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Optic neuritis progession into Multiple Sclerosis reduced 68 percent by 50,000 IU of vitamin D weekly

Update Oct 2017: Clinical trial being started for Optic Neuritis and Vitamin D: 50,000 IU/d of oral vitamin D3 x 5 days followed by 10,000 IU/d of oral vitamin D3 x 85 days Results are due 2023

Optic neuritis progession into Multiple Sclerosis reduced 68 % by 50,000 IU of vitamin D weekly- 2013

Preventive effect of vitamin D3 supplementation on conversion of optic neuritis to clinically definite multiple sclerosis: a double blind, randomized, placebo-controlled pilot clinical trial
Acta Neurol Belg. 2013 Sep;113(3):257-63. doi: 10.1007/s13760-012-0166-2. Epub 2012 Dec 19.
Derakhshandi H 1, Etemadifar M, Feizi A, Abtahi SH, Minagar A, Abtahi MA, Abtahi ZA, Dehghani A, Sajjadi S, Tabrizi N.
1 Isfahan Eye Research Center (IERC), Feiz Hospital, Isfahan University of Medical Sciences, SHARNOS Co. No. 9, Boroomand. Seyed-Alikhan, Chaharbagh Abbasi, 81448-14581, Isfahan, Iran.

Multiple sclerosis (MS) presents with optic neuritis (ON) in 20 % of cases and 50 % of ON patients develop MS within 15 years. In this study, we evaluated the preventive effects of vitamin D3 administration on the conversion of ON to MS (primary outcome) and on the MRI lesions (secondary outcome) of ON patients with low serum 25 (OH) D levels. Thirty ON patients (15 in each of 2 groups, aged 20-40 years) with serum 25 (OH) D levels of less than 30 ng/ml were enrolled in a double blind, randomized, parallel-group trial. The treatment group (cases) received 50,000 IU of vitamin D3 weekly for 12 months and the control group (controls) received a placebo weekly for 12 months. Finally, the subsequent relapse rate and changes in MRI plaques were compared between the two groups.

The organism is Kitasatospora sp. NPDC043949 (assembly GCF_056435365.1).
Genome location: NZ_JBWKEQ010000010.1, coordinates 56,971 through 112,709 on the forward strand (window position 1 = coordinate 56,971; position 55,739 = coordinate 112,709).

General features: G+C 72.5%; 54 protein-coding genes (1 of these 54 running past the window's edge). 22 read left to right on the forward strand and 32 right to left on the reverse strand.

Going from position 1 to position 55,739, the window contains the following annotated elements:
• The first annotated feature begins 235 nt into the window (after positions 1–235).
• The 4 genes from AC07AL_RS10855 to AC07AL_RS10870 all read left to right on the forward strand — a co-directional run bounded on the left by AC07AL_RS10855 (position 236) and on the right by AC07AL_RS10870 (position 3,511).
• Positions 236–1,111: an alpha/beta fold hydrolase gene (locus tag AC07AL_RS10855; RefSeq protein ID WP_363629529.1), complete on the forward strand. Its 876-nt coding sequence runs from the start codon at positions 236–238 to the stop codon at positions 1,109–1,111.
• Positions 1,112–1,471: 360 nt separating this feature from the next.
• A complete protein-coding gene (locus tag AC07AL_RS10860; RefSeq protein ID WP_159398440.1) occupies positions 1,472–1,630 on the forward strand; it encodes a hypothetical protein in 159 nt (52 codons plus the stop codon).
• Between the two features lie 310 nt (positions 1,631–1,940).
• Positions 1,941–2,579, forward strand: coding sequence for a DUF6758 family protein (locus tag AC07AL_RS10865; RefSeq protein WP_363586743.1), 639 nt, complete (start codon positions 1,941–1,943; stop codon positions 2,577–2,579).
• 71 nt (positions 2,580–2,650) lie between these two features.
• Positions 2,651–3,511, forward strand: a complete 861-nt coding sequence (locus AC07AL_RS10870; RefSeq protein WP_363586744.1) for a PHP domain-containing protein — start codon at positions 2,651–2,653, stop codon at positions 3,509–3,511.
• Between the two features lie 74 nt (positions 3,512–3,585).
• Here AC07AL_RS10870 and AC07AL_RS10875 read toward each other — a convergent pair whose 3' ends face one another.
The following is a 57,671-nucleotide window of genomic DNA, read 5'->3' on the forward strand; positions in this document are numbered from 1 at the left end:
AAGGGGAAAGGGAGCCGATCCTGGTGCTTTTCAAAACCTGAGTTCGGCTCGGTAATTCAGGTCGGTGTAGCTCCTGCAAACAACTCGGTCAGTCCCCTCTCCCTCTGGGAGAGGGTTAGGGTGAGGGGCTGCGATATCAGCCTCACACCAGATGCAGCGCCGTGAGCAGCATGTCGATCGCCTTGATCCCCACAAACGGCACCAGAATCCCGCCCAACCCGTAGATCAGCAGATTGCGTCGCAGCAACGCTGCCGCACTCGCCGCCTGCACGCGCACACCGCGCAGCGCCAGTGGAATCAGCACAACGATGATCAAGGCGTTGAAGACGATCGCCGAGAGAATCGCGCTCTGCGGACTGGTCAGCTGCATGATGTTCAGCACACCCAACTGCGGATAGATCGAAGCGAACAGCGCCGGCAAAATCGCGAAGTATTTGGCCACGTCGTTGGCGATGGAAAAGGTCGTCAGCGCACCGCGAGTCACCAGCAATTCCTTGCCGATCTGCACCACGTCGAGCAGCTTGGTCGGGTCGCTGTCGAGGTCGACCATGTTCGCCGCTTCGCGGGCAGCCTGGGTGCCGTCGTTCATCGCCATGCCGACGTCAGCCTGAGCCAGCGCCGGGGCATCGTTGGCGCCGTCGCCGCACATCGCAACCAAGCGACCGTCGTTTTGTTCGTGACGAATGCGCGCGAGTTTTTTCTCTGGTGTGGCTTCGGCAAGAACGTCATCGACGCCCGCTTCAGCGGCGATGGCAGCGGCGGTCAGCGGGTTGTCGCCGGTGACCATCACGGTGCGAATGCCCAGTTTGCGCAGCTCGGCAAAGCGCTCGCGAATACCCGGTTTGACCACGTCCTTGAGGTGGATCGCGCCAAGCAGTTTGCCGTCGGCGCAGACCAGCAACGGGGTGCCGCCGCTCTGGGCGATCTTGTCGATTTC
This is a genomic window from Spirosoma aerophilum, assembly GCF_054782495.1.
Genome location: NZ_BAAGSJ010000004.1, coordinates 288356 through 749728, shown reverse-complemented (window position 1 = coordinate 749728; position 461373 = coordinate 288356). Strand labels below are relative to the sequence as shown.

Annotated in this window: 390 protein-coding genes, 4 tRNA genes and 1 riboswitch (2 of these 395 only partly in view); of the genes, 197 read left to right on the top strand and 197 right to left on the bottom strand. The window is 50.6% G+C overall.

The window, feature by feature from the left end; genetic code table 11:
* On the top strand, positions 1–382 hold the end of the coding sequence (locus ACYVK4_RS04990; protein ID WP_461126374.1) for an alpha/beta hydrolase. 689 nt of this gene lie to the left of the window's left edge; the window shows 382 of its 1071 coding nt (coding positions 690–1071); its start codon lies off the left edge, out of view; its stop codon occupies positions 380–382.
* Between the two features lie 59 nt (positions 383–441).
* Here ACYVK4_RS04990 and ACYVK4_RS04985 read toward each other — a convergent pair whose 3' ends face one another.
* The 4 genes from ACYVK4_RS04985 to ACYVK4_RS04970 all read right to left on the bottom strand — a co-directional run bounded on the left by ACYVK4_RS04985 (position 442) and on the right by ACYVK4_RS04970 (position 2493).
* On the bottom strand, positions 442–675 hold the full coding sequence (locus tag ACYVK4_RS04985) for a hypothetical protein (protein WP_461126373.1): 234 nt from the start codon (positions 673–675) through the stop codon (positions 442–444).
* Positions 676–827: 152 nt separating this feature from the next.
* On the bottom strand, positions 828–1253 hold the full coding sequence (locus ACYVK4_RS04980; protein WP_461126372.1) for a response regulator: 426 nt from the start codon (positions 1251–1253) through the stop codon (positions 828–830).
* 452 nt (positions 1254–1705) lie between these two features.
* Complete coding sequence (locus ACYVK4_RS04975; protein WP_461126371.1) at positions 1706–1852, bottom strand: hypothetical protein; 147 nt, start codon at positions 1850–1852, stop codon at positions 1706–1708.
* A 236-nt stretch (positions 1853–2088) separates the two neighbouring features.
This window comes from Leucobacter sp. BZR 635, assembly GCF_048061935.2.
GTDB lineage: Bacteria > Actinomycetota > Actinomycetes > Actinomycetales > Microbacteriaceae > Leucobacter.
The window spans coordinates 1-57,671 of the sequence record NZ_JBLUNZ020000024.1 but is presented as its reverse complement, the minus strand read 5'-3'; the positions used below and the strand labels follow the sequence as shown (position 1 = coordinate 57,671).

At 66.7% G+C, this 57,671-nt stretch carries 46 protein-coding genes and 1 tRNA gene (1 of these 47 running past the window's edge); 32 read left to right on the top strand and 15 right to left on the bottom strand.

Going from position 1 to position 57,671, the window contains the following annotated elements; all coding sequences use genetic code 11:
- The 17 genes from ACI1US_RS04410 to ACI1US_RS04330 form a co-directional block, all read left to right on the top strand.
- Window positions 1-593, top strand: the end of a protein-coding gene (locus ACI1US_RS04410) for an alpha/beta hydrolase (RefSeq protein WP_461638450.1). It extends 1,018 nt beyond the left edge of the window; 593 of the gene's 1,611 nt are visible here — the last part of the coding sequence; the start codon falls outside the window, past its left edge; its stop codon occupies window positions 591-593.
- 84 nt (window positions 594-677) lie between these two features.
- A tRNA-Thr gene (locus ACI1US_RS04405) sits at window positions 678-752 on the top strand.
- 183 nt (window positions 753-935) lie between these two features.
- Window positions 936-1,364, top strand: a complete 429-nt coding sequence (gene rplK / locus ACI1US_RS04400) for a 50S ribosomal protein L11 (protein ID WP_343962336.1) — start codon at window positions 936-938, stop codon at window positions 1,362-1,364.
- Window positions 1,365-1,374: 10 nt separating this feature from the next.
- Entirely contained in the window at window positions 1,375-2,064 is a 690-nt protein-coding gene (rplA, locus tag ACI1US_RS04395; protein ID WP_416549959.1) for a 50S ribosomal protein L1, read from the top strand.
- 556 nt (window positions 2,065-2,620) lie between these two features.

Risk reduction was 68.4 % for the primary outcome in the treatment group (relative risk = 0.316, p = 0.007).

After 12 months, patients in the treatment group had a significantly lower incidence rate of cortical, juxtacortical, corpus callosal, new T2, new gadolinium-enhancing lesions and black holes.

The mean number of total plaques showed a marginally significant decrease in the group receiving vitamin D3 supplementation as compared with the placebo group (p = 0.092). Administration of vitamin D3 supplements to ON patients with low serum vitamin 25 (OH) D levels may delay the onset of a second clinical attack and the subsequent conversion to MS.

PMID: 23250818 Publisher charges $40 for PDF checked Sept 2017


A prospective cohort study of vitamin D in optic neuritis recovery - 2017

Mult Scler. 2017 Jan;23(1):82-93. doi: 10.1177/1352458516642315. Epub 2016 Jul 11.
Burton JM1, Eliasziw M2, Trufyn J3, Tung C4, Carter G5, Costello F6.
1 Dept of Clinical Neurosciences and Department of Community Health Sciences, Hotchkiss Brain Institute, U. of Calgary, Calgary, AB, Canada.
2 Department of Public Health and Community Medicine, Tufts University School of Medicine, Boston, MA, USA.
3 Neurosciences Graduate Program, University of Calgary, Calgary, AB, Canada.